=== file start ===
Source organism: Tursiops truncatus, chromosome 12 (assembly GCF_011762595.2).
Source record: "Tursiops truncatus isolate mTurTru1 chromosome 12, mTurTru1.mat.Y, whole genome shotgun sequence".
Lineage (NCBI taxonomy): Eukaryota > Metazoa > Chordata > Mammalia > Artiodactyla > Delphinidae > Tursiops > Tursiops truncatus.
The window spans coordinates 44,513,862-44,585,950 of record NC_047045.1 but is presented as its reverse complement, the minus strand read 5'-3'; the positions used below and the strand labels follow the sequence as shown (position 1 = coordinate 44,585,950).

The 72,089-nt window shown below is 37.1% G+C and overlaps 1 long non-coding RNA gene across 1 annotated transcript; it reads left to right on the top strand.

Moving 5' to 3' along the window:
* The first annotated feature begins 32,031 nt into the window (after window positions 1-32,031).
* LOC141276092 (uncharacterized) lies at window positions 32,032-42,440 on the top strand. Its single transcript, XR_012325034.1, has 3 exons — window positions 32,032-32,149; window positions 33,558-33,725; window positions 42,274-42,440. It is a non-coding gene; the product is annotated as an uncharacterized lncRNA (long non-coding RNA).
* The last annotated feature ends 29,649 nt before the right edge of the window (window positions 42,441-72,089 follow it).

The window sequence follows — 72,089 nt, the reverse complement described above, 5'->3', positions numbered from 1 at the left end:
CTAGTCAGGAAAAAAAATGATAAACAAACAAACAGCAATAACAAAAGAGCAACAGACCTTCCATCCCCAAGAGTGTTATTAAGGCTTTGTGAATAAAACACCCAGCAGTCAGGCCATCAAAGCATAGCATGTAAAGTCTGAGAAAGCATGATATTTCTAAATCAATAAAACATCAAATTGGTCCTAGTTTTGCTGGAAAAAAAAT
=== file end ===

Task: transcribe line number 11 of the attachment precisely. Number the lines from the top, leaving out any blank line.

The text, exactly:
CTAGTCAGGAAAAAAAATGATAAACAAACAAACAGCAATAACAAAAGAGCAACAGACCTTCCATCCCCAAGAGTGTTATTAAGGCTTTGTGAATAAAACACCCAGCAGTCAGGCCATCAAAGCATAGCATGTAAAGTCTGAGAAAGCATGATATTTCTAAATCAATAAAACATCAAATTGGTCCTAGTTTTGCTGGAAAAAAAAT